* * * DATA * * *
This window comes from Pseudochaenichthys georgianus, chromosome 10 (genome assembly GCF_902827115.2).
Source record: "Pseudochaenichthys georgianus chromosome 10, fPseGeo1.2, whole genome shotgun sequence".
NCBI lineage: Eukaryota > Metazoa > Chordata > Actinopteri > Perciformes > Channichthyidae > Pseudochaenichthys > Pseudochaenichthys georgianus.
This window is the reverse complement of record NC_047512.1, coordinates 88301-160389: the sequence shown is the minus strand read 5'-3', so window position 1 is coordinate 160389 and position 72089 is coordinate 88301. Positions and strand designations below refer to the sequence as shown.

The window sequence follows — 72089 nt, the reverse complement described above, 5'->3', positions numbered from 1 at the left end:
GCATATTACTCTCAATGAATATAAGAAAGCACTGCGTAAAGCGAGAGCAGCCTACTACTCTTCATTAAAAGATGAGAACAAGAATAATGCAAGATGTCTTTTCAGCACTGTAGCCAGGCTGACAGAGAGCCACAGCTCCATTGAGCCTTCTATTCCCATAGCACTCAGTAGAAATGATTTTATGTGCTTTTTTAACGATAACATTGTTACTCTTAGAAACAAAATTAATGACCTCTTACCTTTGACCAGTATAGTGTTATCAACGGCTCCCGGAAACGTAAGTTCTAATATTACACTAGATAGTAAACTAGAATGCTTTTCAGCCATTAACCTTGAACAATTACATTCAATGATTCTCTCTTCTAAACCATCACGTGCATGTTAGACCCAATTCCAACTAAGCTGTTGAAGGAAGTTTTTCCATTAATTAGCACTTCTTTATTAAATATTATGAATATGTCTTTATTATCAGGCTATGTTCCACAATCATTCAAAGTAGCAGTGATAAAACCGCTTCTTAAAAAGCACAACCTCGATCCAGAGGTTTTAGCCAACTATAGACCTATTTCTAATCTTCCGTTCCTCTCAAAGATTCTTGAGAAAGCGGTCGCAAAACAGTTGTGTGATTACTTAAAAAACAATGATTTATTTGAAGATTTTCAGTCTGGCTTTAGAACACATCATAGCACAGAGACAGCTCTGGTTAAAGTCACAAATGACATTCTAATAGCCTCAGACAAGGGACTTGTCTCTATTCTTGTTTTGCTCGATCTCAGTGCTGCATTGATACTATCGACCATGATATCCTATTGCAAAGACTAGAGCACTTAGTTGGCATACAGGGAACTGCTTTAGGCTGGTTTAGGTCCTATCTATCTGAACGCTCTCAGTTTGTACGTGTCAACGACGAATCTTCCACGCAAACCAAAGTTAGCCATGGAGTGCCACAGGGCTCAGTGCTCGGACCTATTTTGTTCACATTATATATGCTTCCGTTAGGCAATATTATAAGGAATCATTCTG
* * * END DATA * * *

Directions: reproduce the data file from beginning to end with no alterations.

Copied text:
This window comes from Pseudochaenichthys georgianus, chromosome 10 (genome assembly GCF_902827115.2).
Source record: "Pseudochaenichthys georgianus chromosome 10, fPseGeo1.2, whole genome shotgun sequence".
NCBI lineage: Eukaryota > Metazoa > Chordata > Actinopteri > Perciformes > Channichthyidae > Pseudochaenichthys > Pseudochaenichthys georgianus.
This window is the reverse complement of record NC_047512.1, coordinates 88301-160389: the sequence shown is the minus strand read 5'-3', so window position 1 is coordinate 160389 and position 72089 is coordinate 88301. Positions and strand designations below refer to the sequence as shown.

The window sequence follows — 72089 nt, the reverse complement described above, 5'->3', positions numbered from 1 at the left end:
GCATATTACTCTCAATGAATATAAGAAAGCACTGCGTAAAGCGAGAGCAGCCTACTACTCTTCATTAAAAGATGAGAACAAGAATAATGCAAGATGTCTTTTCAGCACTGTAGCCAGGCTGACAGAGAGCCACAGCTCCATTGAGCCTTCTATTCCCATAGCACTCAGTAGAAATGATTTTATGTGCTTTTTTAACGATAACATTGTTACTCTTAGAAACAAAATTAATGACCTCTTACCTTTGACCAGTATAGTGTTATCAACGGCTCCCGGAAACGTAAGTTCTAATATTACACTAGATAGTAAACTAGAATGCTTTTCAGCCATTAACCTTGAACAATTACATTCAATGATTCTCTCTTCTAAACCATCACGTGCATGTTAGACCCAATTCCAACTAAGCTGTTGAAGGAAGTTTTTCCATTAATTAGCACTTCTTTATTAAATATTATGAATATGTCTTTATTATCAGGCTATGTTCCACAATCATTCAAAGTAGCAGTGATAAAACCGCTTCTTAAAAAGCACAACCTCGATCCAGAGGTTTTAGCCAACTATAGACCTATTTCTAATCTTCCGTTCCTCTCAAAGATTCTTGAGAAAGCGGTCGCAAAACAGTTGTGTGATTACTTAAAAAACAATGATTTATTTGAAGATTTTCAGTCTGGCTTTAGAACACATCATAGCACAGAGACAGCTCTGGTTAAAGTCACAAATGACATTCTAATAGCCTCAGACAAGGGACTTGTCTCTATTCTTGTTTTGCTCGATCTCAGTGCTGCATTGATACTATCGACCATGATATCCTATTGCAAAGACTAGAGCACTTAGTTGGCATACAGGGAACTGCTTTAGGCTGGTTTAGGTCCTATCTATCTGAACGCTCTCAGTTTGTACGTGTCAACGACGAATCTTCCACGCAAACCAAAGTTAGCCATGGAGTGCCACAGGGCTCAGTGCTCGGACCTATTTTGTTCACATTATATATGCTTCCGTTAGGCAATATTATAAGGAATCATTCTG